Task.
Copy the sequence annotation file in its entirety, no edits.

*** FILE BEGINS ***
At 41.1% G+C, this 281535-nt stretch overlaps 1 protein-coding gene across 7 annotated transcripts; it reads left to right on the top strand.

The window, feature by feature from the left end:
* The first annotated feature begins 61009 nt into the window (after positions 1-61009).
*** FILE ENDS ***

At 41.1% G+C, this 281535-nt stretch overlaps 1 protein-coding gene across 7 annotated transcripts; it reads left to right on the top strand.

The window, feature by feature from the left end:
* The first annotated feature begins 61009 nt into the window (after positions 1-61009).